Daily Management Review

US Fed Maintains Rates Steady, Citing 'Lack Of Additional Progress' On Inflation


US Fed Maintains Rates Steady, Citing 'Lack Of Additional Progress' On Inflation
The United States Federal Reserve maintained interest rates unchanged on Wednesday and signalled that it is still leaning towards eventually lowering borrowing costs, but it raised a warning flag over recent poor inflation data, which might delay those rate cuts.
Indeed, Fed Chair Jerome Powell stated that after three months of faster-than-expected price increases in 2024, it "will take longer than previously expected" for policymakers to be confident that inflation will resume its decline towards 2%, which had cheered them much of last year.
That steady development has paused for the time being, and while Powell stated that rate rises were unlikely, he laid the ground for a prospective extension of the benchmark policy rate, which has been held at 5.25%-5.50% since July.
U.S. central bankers still believe the present policy rate is exerting enough pressure on economic activity to keep inflation under control, Powell said, and they are willing to wait as long as necessary for this to become obvious - even if inflation is merely "moving sideways" in the meanwhile.
The Federal Reserve's favoured inflation indicator, the personal consumption expenditures price index, grew at a 2.7% annual pace in March, up from the previous month.
"Inflation is still too high," Powell said at a press conference following the Federal Open Market Committee's two-day policy meeting. "Further progress in bringing it down is not assured and the path forward is uncertain."
Powell maintained his expectation for inflation to decline this year, but said that "my confidence in that is lower than it was."
It is unclear whether rate decreases will occur this year.
"If we did have a path where inflation proves more persistent than expected, and where the labor market remains strong but inflation is moving sideways and we're not gaining greater confidence, well, that would be a case in which it could be appropriate to hold off on rate cuts," Powell said. "There are paths to not cutting and there are paths to cutting. It's really going to depend on the data."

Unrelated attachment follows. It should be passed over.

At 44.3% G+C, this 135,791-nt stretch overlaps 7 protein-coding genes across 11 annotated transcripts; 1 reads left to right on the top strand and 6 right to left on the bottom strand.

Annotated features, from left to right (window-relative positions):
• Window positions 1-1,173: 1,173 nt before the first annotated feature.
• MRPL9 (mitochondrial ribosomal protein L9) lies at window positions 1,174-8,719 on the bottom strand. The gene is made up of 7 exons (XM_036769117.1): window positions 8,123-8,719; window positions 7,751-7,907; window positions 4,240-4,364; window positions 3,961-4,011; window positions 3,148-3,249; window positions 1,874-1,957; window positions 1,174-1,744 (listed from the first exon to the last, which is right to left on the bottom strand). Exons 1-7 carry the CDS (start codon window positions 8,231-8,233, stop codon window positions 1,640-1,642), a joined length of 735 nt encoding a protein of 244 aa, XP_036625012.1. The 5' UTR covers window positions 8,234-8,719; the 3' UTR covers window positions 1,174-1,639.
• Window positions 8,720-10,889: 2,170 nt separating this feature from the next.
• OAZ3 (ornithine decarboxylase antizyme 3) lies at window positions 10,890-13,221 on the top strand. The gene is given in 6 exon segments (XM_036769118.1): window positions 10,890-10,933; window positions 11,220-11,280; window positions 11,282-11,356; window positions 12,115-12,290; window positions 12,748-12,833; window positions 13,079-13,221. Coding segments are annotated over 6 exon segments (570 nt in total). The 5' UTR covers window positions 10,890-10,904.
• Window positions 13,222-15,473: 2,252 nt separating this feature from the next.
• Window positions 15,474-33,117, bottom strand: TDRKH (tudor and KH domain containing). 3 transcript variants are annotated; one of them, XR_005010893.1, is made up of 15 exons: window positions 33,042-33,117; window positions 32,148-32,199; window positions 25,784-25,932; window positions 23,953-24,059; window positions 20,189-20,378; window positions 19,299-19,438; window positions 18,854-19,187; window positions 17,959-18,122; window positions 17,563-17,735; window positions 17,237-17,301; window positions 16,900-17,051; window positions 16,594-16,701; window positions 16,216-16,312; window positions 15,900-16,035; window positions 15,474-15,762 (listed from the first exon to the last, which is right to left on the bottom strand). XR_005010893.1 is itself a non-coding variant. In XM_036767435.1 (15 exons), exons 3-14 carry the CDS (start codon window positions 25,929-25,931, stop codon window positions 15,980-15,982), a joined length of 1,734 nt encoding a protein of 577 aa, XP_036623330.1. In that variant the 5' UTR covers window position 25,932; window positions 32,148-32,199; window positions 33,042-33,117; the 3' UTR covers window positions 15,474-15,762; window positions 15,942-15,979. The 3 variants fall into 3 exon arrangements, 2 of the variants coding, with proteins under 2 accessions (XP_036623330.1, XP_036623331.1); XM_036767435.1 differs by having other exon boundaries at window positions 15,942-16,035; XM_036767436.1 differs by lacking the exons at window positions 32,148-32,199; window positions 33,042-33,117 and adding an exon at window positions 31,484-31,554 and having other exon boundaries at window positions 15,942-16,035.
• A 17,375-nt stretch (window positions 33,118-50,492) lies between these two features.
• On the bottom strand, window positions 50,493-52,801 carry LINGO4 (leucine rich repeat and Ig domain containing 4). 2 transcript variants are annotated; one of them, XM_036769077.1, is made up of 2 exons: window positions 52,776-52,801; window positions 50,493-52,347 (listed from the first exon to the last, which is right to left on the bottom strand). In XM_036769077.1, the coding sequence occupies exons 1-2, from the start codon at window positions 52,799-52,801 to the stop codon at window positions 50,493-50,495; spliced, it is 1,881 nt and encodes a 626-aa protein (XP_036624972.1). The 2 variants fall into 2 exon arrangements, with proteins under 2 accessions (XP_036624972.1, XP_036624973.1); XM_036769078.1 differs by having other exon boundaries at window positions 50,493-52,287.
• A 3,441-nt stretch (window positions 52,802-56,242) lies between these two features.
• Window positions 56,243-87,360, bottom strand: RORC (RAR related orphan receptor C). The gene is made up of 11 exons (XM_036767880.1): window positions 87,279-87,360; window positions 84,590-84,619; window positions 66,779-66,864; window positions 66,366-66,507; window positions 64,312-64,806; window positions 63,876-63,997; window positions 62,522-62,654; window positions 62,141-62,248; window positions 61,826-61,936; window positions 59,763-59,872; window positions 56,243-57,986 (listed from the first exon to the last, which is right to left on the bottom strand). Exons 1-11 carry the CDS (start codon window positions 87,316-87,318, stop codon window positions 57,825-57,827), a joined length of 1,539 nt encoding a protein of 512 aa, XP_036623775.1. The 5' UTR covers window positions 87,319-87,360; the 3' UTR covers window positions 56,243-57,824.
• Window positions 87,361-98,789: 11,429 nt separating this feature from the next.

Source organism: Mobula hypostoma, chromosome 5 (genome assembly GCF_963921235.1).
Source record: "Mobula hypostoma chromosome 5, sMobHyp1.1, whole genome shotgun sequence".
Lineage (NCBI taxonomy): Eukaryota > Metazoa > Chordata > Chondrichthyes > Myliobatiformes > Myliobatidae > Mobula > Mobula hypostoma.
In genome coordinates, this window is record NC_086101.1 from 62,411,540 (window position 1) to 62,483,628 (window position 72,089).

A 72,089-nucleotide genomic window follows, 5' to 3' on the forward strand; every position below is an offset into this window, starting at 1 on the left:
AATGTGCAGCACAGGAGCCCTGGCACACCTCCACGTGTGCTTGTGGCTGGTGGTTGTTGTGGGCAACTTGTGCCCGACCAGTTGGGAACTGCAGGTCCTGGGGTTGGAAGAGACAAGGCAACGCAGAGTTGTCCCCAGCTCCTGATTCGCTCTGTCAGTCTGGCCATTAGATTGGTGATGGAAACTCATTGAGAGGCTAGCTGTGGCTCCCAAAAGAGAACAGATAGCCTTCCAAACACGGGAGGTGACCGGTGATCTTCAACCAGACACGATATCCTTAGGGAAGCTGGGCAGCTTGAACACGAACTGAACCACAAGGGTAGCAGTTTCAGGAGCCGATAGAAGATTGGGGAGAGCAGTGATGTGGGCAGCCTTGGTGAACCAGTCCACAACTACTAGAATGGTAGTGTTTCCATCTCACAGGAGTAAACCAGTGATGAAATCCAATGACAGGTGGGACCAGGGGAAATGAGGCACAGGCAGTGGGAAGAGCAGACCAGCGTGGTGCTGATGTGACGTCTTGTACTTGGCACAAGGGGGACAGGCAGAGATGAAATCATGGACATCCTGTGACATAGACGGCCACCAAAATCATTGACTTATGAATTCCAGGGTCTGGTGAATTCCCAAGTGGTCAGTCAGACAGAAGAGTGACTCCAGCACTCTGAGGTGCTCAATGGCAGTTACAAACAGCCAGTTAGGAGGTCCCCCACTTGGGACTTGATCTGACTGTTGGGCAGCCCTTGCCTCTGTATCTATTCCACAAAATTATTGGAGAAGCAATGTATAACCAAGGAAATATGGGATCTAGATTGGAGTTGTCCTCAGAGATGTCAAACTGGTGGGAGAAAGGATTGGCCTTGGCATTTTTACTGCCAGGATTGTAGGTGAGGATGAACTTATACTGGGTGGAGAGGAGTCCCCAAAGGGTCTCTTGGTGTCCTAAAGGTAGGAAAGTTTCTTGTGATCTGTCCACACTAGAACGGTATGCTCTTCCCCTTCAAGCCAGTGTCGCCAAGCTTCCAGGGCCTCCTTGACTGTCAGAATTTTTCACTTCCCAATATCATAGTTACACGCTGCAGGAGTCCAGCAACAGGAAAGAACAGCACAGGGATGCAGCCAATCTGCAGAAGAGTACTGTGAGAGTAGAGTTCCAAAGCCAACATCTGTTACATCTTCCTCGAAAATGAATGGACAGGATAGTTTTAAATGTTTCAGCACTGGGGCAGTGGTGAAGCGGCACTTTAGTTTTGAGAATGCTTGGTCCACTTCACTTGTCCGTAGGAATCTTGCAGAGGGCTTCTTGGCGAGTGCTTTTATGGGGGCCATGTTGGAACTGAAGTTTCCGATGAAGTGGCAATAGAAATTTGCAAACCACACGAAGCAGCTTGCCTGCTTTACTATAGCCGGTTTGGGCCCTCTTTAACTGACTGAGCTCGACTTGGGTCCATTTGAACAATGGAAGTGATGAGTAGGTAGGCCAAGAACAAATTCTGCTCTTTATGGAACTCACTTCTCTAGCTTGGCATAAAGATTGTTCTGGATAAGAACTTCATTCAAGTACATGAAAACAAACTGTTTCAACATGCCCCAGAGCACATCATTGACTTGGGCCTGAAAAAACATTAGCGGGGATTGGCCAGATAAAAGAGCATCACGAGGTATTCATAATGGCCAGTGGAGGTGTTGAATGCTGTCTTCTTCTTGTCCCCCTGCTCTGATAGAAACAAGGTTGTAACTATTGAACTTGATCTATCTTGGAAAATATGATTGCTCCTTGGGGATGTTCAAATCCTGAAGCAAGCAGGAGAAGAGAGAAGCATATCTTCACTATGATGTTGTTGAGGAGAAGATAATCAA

Despite the uncertainties of the present economic situation, Powell's description of rate rises as "unlikely" reassured investors worried about a freshly aggressive Fed head.
U.S. stock and bond prices rose as Powell preached patience, which may delay rate reduction but also sets a high bar for any future rises. The Fed hiked its benchmark policy rate by 5.25 percentage points in 2022 and 2023 to combat rising inflation.
Powell's statements on Wednesday were "notably less hawkish than many feared," according to Evercore ISI analysts. "The basic message was that cuts have been delayed, not derailed."
Investors in Fed-related futures upped their wagers that rate reduction would begin in September rather than later in the year, as prior market pricing suggested.
The Fed's most recent policy statement maintained important components of its economic assessment and policy advice unchanged, stating that "inflation has eased" over the last year and structuring its discussion of interest rates around the conditions under which borrowing costs can be reduced.
"The Committee does not expect it will be appropriate to reduce the target range until it has gained greater confidence that inflation is moving sustainably towards 2%," the Fed said in a unanimously approved statement.
The timing of any rate decrease is uncertain, and Fed officials have expressed strong worry that the opening months of 2024 have done nothing to aid the cause.
"In recent months, there has been a lack of further progress towards the Committee's 2% inflation objective," the Fed stated in its statement.
The US central bank also stated that it will slow the rate at which it shrinks its balance sheet beginning on June 1, allowing just $25 billion in Treasury bonds to drain off each month instead of the current $60 billion. Mortgage-backed securities will continue to deplete by up to $35 billion each month.
The move is intended to prevent the financial system from running out of reserves, as occurred in 2019 during the Fed's previous round of "quantitative tightening."
While the move may soften financial conditions at the margin at a time when the US central bank is attempting to retain pressure on the economy, officials argue that its balance sheet and interest rate instruments serve separate purposes.
The Fed maintained its overall estimate of economic growth, stating that the economy "continued to expand at a steady pace." Job growth has been significant, and the unemployment rate has stayed low.
Powell reconciled this with the comparatively modest 1.6% rise in GDP in the first quarter, claiming that the 3.1% increase in private domestic demand was a better indicator of where the economy stands, with output bolstered by a recent surge in immigration.
When asked about the danger that the United States will enter a period of "stagflation" with stalled growth and increasing prices, Powell said present conditions are nothing like those observed in the late 1970s, when prices rose more than 10% yearly at one time while unemployment was high.
"Right present, we have... rather steady growth... "We have inflation below 3%," Powell remarked. "I don't see the 'stag' and I don't see the 'flation.'"